Sociological Science, October 13, 2014         DOI 10.15195/v1.a24

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Twenty percent of American adults claimed no religious preference in 2012, compared to 7 percent twenty-five years earlier. Previous research identified a political backlash against the religious right and generational change as major factors in explaining the trend. That research found that religious beliefs had not changed, ruling out secularization as a cause. In this paper we employ new data and more powerful analytical tools to: (1) update the time series, (2) present further evidence of correlations between political backlash, generational succession, and religious identification, (3) show how valuing personal autonomy generally and autonomy in the sphere of sex and drugs specifically explain generational differences, and (4) use GSS panel data to show that the causal direction in the rise of the “Nones” likely runs from political identity as a liberal or conservative to religious identity, reversing a long-standing convention in social science research. Our new analysis joins the threads of earlier explanations into a general account of how political conflict over cultural issues spurred an increase in non-affiliation.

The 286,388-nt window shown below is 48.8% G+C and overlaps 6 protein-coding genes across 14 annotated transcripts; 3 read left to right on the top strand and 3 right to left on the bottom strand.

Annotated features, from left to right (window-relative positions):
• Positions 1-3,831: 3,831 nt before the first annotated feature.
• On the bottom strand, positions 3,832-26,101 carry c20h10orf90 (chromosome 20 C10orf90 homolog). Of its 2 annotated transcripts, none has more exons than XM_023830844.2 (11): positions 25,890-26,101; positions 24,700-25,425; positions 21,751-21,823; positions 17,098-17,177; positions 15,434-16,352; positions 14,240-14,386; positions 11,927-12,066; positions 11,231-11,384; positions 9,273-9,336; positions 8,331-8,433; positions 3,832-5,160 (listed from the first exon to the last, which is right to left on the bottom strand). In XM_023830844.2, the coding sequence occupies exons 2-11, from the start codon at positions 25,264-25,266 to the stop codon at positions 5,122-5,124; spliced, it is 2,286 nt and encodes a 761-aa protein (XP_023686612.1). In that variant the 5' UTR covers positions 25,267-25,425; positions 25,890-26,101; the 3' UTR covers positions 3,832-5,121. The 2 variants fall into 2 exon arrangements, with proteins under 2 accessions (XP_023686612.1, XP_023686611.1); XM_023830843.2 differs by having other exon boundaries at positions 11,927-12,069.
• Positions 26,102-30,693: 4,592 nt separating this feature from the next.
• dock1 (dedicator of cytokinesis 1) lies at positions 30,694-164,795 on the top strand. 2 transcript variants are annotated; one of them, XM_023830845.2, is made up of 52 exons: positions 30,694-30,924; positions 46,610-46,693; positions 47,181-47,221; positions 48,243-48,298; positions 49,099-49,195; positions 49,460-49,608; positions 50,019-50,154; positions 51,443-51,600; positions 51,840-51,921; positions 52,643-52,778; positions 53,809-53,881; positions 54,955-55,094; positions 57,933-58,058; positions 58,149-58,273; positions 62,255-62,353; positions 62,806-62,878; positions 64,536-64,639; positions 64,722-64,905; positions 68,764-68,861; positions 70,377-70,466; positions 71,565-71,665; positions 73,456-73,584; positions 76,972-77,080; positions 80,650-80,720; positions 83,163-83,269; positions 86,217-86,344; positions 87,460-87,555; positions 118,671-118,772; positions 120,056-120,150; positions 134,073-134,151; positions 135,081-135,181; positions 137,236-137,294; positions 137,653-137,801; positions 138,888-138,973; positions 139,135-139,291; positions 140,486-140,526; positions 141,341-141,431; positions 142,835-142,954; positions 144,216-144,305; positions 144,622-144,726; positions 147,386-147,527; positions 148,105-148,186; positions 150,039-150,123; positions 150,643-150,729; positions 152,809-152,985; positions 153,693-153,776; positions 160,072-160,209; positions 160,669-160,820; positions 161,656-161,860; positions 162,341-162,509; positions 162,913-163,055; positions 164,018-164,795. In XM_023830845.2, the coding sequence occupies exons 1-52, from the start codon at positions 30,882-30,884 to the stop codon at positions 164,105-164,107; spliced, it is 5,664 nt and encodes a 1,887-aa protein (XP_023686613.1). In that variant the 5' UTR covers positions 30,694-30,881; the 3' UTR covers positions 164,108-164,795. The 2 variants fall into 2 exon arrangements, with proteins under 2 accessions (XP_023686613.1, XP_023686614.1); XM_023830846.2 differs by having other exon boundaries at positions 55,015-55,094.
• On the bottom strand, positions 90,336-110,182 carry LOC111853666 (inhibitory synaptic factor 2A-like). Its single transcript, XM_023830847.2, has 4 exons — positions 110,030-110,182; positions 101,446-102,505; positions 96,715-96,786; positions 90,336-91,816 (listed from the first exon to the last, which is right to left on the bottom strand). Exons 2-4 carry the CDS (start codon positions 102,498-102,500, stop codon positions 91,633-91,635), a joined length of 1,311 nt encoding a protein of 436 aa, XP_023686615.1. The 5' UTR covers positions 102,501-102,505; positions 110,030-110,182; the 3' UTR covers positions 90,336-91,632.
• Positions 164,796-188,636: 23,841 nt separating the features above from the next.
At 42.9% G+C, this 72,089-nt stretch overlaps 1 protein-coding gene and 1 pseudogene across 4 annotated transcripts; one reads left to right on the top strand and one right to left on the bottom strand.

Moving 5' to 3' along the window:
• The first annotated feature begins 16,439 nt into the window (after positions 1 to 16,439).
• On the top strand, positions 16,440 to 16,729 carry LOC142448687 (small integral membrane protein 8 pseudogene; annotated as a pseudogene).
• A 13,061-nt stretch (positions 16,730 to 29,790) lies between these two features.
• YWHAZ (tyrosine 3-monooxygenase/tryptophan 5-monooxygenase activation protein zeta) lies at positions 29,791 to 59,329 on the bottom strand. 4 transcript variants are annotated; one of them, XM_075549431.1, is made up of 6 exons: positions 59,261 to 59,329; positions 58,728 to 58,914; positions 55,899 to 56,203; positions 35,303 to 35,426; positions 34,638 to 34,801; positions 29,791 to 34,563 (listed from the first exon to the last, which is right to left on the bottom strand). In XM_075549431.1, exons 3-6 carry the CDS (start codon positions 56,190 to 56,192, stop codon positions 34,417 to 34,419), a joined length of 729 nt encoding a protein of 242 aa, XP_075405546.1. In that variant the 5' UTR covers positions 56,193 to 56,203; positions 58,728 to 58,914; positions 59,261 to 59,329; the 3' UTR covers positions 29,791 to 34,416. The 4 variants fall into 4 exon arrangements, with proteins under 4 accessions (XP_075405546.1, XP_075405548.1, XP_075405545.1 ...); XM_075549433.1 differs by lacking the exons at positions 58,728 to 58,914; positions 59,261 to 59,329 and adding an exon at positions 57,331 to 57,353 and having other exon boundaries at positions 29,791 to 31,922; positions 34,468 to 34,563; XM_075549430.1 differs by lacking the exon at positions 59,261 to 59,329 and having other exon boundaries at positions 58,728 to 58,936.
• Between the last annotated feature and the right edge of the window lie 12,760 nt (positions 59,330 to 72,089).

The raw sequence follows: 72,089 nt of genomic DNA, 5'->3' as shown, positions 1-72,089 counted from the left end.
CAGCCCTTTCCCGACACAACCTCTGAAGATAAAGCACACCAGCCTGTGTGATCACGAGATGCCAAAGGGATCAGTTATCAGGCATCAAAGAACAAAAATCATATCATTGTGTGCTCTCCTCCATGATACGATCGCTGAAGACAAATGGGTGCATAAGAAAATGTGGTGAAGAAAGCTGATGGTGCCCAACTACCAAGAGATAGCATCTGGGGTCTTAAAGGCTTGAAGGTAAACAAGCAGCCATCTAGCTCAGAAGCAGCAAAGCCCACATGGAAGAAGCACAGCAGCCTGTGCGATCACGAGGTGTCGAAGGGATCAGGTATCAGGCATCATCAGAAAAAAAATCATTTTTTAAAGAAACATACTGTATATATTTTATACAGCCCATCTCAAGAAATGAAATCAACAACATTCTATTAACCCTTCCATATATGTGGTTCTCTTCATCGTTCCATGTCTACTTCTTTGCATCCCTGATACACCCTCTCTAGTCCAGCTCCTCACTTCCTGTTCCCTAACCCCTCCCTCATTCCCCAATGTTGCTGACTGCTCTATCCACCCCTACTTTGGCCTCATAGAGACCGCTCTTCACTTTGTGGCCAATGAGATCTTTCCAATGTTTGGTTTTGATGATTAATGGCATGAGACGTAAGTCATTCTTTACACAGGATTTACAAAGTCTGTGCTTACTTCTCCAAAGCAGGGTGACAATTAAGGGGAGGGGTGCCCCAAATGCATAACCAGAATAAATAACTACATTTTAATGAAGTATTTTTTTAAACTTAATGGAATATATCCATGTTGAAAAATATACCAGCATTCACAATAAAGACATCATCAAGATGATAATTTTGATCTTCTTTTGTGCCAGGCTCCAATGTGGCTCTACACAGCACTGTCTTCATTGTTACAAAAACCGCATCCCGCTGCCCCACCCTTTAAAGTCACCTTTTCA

Michael Hout: New York University.  E-mail: [email protected]

Claude S. Fischer: University of California, Berkeley. E-mail: [email protected]

  • Citation: Hout, Michael, and Claude S. Fischer. 2014. “Explaining Why More Americans Have No Religious Preference: Political Backlash and Generational Succession, 1987–2012.” Sociological Science 1: 423-447.
  • Received: July 8, 2014
  • Accepted: July 16, 2014
  • Editors: Jesper Sørensen, Sarah Soule
  • DOI: 10.15195/v1.a24

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Mexican Ancestry, Immigrant Generation, and Educational Attainment in the United States

Stephen L. Morgan, Dafna Gelbgiser

Sociological Science, September 29, 2014
DOI 10.15195/v1.a23